The Project

One sunny afternoon, we stumbled across Christ Church, locked up and overgrown with ivy. It was for sale… intrigued an appointment was made to have a look inside. A seed of an idea was sown. A year later in 2003 we were the proud, if somewhat petrified owners of Christ Church and our restoration journey began.

Previously owned by The Church in Wales, Christ Church closed in 1998. It had stood empty with leaking roofs for 5 years. It seemed a travesty that this huge ornate and very special building was slowly deteriorating in this way. We had the vision of restoring it to its former glory, of living in part of the building and of reopening the nave to the public to honour its original function of bringing people together… therefore giving it a future.

We have converted the rear of the church into a family dwelling (more on this here), as sympathetically as possible to the original design and to the original building materials used. We are using approximately a quarter of the total area of the church as our private residence. Alongside the conversion works, we are continually undergoing repair works to the building, such as re-roofing, overhauling rainwater goods, re-pointing etc. We are still playing catch up on repair work inherited from when we first bought the building, but we are making slow progress.

The nave will be restored to it’s original splendour. All the interior walls need to be stripped of inappropriate modern materials and replaced with lime products. Damage incurred by years of water ingress will be repaired. Heating will be installed, powered by our log boiler heating system, as well as installing toilet and kitchen facilities to enable it to be fully used as a public space.

Christ Church will open as a building of historic interest, a public hall and community space. To facilitate this, we have set up ‘Christ Church Welshpool’ as a not-for-profit company. The nave will open in phases, beginning with the opening of the south aisle as a heritage venue for people to view the church interior, learn more of its history and to see the work that we have undertaken. Events will be organised to celebrate and record the building’s heritage. As progress allows, more of the nave will be open for public use. The increased space will be available to hire for meetings, concerts and exhibitions and the range of events organised by Christ Church Welshpool will be enhanced. Ultimately we would like to develop the tower as a viewing platform as the views it offers of Welshpool and the Severn Valley are just far too good to keep all to ourselves!

We feel very strongly that this building was designed for people and that public use should play an important role in its future. This would be of an advantage to the building as well as being beneficial to Welshpool, particularly as it would increase tourism within the town and widen the town’s ‘cultural scene’. The acoustics of the building are superb and it would be a shame not to give the organ a new lease of life! Christ Church Welshpool operates as a not-for-profit making organisation to ensure the building’s future is protected and self-sustainable, with the overall aim to enable the public to continue to have access to this beautiful Victorian building.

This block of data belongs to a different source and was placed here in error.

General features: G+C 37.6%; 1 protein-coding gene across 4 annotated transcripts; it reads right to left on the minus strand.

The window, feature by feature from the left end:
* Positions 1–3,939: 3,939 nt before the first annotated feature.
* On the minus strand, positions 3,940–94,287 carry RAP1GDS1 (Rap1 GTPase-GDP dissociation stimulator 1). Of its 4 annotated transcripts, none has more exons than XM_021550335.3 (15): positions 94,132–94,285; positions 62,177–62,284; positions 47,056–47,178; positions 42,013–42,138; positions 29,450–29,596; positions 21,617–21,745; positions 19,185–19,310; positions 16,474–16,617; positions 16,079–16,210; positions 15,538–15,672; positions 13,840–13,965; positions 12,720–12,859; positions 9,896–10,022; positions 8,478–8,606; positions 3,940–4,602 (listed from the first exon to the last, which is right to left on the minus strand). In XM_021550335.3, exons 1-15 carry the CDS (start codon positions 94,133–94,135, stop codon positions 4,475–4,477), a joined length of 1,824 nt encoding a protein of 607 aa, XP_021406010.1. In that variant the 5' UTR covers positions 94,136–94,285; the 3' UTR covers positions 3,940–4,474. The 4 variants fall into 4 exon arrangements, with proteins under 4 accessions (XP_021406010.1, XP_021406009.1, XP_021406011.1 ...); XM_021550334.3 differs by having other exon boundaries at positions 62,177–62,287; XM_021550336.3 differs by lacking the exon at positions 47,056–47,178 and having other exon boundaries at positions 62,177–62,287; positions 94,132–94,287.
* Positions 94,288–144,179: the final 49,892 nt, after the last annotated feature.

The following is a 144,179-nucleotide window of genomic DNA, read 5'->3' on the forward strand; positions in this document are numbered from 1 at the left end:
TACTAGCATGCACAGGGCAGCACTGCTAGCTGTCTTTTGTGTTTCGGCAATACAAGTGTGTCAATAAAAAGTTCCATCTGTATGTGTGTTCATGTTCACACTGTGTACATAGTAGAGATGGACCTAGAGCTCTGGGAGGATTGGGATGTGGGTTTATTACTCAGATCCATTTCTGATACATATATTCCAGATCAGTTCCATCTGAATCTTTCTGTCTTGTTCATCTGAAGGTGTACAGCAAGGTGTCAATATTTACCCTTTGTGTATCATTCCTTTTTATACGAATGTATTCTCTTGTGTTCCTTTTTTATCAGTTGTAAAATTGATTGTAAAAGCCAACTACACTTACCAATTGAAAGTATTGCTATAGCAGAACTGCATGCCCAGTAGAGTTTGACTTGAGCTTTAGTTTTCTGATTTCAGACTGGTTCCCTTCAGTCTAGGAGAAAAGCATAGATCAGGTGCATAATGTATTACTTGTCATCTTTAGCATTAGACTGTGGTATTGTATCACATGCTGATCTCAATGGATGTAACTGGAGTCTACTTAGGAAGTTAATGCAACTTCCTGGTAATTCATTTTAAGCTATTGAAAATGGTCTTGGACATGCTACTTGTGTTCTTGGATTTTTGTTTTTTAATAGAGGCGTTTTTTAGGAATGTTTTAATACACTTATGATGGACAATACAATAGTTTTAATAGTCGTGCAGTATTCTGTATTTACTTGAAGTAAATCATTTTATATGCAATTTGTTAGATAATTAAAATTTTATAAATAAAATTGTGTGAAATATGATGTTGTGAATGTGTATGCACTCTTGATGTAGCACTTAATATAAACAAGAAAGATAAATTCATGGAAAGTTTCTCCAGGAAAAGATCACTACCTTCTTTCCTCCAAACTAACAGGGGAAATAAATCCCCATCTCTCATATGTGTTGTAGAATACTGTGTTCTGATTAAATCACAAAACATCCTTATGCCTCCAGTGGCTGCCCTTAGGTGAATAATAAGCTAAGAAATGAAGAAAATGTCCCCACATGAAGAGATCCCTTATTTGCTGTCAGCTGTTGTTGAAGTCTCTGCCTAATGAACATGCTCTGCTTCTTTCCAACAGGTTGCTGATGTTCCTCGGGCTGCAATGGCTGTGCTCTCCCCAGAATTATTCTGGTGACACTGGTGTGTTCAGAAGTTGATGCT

Whilst we have undertaken all of this work – restoring an historic building, building a house, opening the building to the public and running a business (phew!), we were living in the church in ‘temporary’ accommodation. This, we affectionately refer to as ‘The Hut‘, where we could live in a relatively warm and dust free environment. It served us very well. The Hut was originally designed to be lived in for only ‘a couple’ of years… we finally moved out of it 14 years later and we have taken it down.

Our three sons, Owen, Fred and Victor have thrived here and are having a very unique childhood. Victor was even born here in the church! They have been very hands on in all aspects of Christ Church life, and hopefully the experiences they have had here will enhance their own lives.

We have undertaken and funded the majority of the work ourselves. We are very grateful to all our friends and family who have supported us in this project and continue to give up their time to give us a helping hand.

We are not experienced in restoration and building work, and we weren’t even looking for a project on this sort of scale. We were quite terrified by the thought of taking this building on. But Karl’s ability to think outside of the box along with his tenacity, drive to succeed and integrity (along with my patience!) and the hard work by all of us, has been this building’s saviour. The enormity of the task ahead can be overwhelming at times but thankfully the building has been very patient with us. It has taken a lot longer to work through the ‘to do’ list than we initially envisaged, but every little step forward is progress.

Christ Church has become our life, not just our home. The process of its restoration has been both enlightening and fulfilling. There are so many interesting threads here, such as the history, the people who connect to this place, the building’s aesthetics, the churchyard and the stories it holds, along with the wildlife, all to be woven together by us to write the next chapter in the future of Christ Church.

Our progress can be followed in the Journal.

More on the House can be seen here.